Tuesday, May 22, 2007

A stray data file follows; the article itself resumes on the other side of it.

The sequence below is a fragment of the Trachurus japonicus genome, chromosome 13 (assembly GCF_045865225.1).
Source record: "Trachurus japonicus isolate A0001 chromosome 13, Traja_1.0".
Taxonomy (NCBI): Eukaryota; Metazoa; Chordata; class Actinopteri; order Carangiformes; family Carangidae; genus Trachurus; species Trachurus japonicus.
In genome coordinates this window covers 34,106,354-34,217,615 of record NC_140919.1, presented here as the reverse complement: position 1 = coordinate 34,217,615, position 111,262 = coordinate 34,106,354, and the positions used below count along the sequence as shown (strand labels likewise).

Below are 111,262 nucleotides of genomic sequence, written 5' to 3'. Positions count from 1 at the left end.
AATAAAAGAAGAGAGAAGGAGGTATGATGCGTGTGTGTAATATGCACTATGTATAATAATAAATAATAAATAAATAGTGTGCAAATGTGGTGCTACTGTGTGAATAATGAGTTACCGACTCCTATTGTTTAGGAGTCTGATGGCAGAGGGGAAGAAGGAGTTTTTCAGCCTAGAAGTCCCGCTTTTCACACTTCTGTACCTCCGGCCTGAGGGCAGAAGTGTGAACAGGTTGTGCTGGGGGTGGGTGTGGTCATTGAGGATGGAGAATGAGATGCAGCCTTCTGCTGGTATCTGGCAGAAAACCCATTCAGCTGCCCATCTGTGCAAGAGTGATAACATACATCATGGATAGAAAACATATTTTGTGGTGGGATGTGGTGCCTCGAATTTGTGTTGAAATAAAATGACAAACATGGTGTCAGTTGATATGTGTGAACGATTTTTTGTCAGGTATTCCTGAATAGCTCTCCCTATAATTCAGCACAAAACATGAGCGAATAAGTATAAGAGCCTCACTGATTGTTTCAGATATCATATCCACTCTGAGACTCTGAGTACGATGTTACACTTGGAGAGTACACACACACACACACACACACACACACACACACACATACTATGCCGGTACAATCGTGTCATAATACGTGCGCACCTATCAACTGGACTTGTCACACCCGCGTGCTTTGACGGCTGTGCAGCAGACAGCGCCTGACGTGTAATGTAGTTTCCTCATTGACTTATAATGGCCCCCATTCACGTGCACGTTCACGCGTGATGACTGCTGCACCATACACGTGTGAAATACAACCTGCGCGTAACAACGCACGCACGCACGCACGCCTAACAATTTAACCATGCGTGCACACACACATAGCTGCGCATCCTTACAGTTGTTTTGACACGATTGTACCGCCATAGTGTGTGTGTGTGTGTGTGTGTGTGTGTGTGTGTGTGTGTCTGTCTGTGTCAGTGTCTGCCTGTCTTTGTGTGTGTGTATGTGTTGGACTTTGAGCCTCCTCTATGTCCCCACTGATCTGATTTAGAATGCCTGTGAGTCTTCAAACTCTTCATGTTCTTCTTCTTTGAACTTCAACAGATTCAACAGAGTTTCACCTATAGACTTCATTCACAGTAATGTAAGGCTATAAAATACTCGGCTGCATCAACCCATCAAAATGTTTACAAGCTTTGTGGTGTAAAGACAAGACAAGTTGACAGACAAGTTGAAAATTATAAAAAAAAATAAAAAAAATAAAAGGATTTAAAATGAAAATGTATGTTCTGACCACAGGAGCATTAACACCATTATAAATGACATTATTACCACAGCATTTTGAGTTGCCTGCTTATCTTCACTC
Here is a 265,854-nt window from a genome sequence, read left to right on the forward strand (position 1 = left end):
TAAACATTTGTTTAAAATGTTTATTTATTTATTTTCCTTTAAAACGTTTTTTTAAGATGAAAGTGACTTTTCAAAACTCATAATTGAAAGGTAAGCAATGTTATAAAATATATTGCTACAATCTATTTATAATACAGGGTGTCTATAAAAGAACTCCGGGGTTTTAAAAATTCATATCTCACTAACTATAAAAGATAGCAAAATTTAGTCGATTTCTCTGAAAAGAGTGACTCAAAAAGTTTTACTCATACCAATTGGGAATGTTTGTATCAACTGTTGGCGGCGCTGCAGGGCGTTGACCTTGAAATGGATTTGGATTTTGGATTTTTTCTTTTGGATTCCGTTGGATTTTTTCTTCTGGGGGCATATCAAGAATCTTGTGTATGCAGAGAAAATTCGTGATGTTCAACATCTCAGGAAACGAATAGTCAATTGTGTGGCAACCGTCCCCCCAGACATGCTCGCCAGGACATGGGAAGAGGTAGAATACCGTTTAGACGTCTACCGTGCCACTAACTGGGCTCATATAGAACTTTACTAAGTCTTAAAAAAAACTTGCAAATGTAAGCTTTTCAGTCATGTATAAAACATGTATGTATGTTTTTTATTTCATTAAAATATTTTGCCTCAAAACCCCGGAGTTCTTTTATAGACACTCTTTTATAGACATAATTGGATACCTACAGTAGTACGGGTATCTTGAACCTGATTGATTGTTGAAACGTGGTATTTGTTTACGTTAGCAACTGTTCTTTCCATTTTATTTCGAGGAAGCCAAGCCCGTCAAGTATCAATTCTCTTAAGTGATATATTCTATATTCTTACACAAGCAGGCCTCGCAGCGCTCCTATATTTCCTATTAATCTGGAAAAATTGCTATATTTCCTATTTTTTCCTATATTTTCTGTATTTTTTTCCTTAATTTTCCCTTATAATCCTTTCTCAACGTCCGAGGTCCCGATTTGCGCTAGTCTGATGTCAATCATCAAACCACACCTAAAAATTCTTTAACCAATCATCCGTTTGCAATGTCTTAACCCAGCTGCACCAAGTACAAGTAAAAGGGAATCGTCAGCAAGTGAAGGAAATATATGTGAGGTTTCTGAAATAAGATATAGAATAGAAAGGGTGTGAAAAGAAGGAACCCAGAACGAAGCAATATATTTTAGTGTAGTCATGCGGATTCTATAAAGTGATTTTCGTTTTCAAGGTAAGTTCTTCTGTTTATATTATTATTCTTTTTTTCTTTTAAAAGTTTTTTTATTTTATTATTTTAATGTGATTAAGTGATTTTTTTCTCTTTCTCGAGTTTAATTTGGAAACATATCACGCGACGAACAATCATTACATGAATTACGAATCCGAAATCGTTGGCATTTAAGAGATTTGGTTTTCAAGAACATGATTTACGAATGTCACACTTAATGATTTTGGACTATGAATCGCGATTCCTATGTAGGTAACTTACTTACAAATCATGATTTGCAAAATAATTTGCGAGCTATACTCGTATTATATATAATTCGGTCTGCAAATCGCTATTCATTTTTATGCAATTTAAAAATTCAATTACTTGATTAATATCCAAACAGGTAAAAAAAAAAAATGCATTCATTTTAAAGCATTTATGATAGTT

IKL Guide: "IKL is a logical formalism designed for interchange and archiving of information in a network of logic-based reasoners. IKL is extremely expressive and can represent the same content as a wide variety of formal notations, but it has a simple 'classical' logical semantics and can be processed by conventional first-order logic engines. IKL is a variant of the CLIF dialect of ISO Common Logic [CL], extended with terms which denote propositions and a device for relating names to the character strings which are used to indicate them. Common Logic is a proposed ISO standard for a general-purpose first-order information exchange language, based loosely on KIF [KIF]. The design rationale for CL is explained in [CL]; in summary, it is designed to remove or avoid as many restrictions as possible on what can be said in a first-order language, and to facilitate knowledge interchange across a network. IKL follows in the same tradition. IKL achieves its unique expressiveness from its ability to quantify over the propositions expressed by its own sentences, which in effect allows it to be its own meta-language, so it can bring the full expressive power of logic to the task of talking about propositions as well as simply expressing propositions by sentences. This single device can replace a wide variety of 'alternative' logics, including modal, context, temporal and indexical logics, by various ontologie"